Kogod School of Business

Info For

Our Approach to Learning


Work and Play Combine at the 2024 Sustainability Invent-o-Thon

AU students developed games to teach middle schoolers about sustainability and competed for cash prizes at the Kogod School of Business’s Veloric Center for Entrepreneurship event.



Sustainability is a critical topic to understand well for an environmentally conscious future, but that doesn’t mean that learning about it can’t be fun! Last month, students from across the American University community gathered at the Kogod School of Business’s Veloric Center for Entrepreneurship for the final round of the 2024 Sustainability Invent-o-Thon. Student teams developed prototypes for games and toys designed to teach middle school students about the United Nations’ Sustainable Development Goals, then tested those prototypes for a panel of judges and the target audience. Faculty members were invited to bring their children to the event for a day of play and sustainability education.

For the students at the event, the final round was the culmination of weeks of relentless effort and dedication. They had first participated in a preliminary round in early March, where they presented their initial ideas and received feedback to further develop their prototypes. From there, they continued to build out their games with unwavering support from the university’s Design and Build Lab, a digital fabrication space available to all students. Through the lab, students could design their games in a way that ensured their ideas came to life through their product.

By the final round on March 23, the teams had full-fledged sustainability games ready to test—and who better to test them than the students the games were designed for? As the children of AU community members enjoyed the wide range of games, the judges took note of each game’s impact and the audience’s excitement. The joy and enthusiasm on the children's faces were a testament to the success of the games in making sustainability education fun and engaging.

Beyond providing younger students with an entertaining Saturday, the teams also put their games in front of a judge team consisting of AU staff and faculty and experts from the wider community. The winning team would take home ten thousand dollars, with the two runners-up earning cash prizes as well. With so many innovative and thoughtful projects in the running, it was bound to be a close competition.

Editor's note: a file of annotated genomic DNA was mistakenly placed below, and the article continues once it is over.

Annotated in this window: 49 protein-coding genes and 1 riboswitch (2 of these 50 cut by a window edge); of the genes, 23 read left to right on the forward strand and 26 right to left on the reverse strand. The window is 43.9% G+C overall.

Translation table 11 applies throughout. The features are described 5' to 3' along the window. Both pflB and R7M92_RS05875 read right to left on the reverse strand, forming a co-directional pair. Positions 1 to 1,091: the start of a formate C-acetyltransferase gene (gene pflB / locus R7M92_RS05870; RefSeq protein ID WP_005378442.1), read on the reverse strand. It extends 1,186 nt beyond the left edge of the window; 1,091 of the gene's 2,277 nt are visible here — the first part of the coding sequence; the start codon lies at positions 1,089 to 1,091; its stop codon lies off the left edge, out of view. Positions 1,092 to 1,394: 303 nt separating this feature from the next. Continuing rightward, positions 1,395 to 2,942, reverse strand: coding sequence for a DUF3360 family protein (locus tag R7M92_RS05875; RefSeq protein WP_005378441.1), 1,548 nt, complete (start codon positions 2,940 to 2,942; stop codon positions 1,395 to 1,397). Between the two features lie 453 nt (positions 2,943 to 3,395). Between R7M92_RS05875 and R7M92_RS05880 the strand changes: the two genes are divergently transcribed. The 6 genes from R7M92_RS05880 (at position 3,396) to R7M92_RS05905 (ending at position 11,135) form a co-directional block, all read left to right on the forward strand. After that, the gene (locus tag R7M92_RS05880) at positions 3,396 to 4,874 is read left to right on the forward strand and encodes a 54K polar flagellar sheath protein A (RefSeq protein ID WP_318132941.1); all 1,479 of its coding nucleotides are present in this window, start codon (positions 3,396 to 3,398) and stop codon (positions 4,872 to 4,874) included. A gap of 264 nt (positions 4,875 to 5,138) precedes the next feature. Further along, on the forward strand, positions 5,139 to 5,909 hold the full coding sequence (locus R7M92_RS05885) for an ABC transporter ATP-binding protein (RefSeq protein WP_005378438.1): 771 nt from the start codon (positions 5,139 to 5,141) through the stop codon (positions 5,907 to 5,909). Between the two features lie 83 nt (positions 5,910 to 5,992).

The winning team consisted of business and entertainment student Sarine Christianian, international relations student Maya Lobel, and economics student Anna Kalashnikov-Titov, who impressed judges and players with their game EdVenture Farm. In second place was the game Wasteland Wonderland, developed by Kogod MBA students Anju Varghese and Aatif Junaid, physics student Gustave Kerndt, political science student Yolanda Guerrero, and public health student Genevieve Loveland. The Moonlight Minds team came in third, with work from business administration student Luc Schifino, environmental studies student Emma Geer, global environmental policy student Alyssa Parker, and computer science and gaming student Sai Tarun Aili.

As the wide range of degree programs represented in the winning teams demonstrates that the Invent-o-Thon is a platform that attracts students from across the campus community and with all sorts of career goals, perspectives, and expertise. Not only does the event encourage innovation and a focus on sustainability, but it also fosters a sense of inclusivity and diversity, giving these students a chance to work with colleagues whom they might not have courses with and developing new friendships along the way. In the Veloric Center for Entrepreneurship, assistant director Danielle Vogel’s experience, students have jumped at the opportunity and often come back to participate in the event again, a testament to the event's impact on their academic and personal growth.

The Invent-o-Thon provides a terrific opportunity for AU students to make new friends and deepen their understanding of sustainability issues as they work with their hands to bring a product idea to life.”

Danielle Vogel purple

Danielle Vogel

Assistant Director, Veloric Center for Entrepreneurship

“It was great to see so many students who had participated in last year’s competition return to engage again this year. It’s clear that they had a lot of fun and felt inspired to channel their climate anxiety into climate action!” said Vogel.

The success of this year’s Invent-o-Thon indicates how AU students use both their education and their drive for a better world to enhance their time at the university. By developing their games and sharing them with the middle school attendees, it’s very possible that they introduced younger people to topics that matter to them in a fun and engaging way. Through hands-on learning opportunities such as those the Veloric Center for Entrepreneurship provides year-round, these students have an outlet to innovate, collaborate, and make a difference both in their communities and in their world.

Learn more about the Veloric Center for Entrepreneurship here.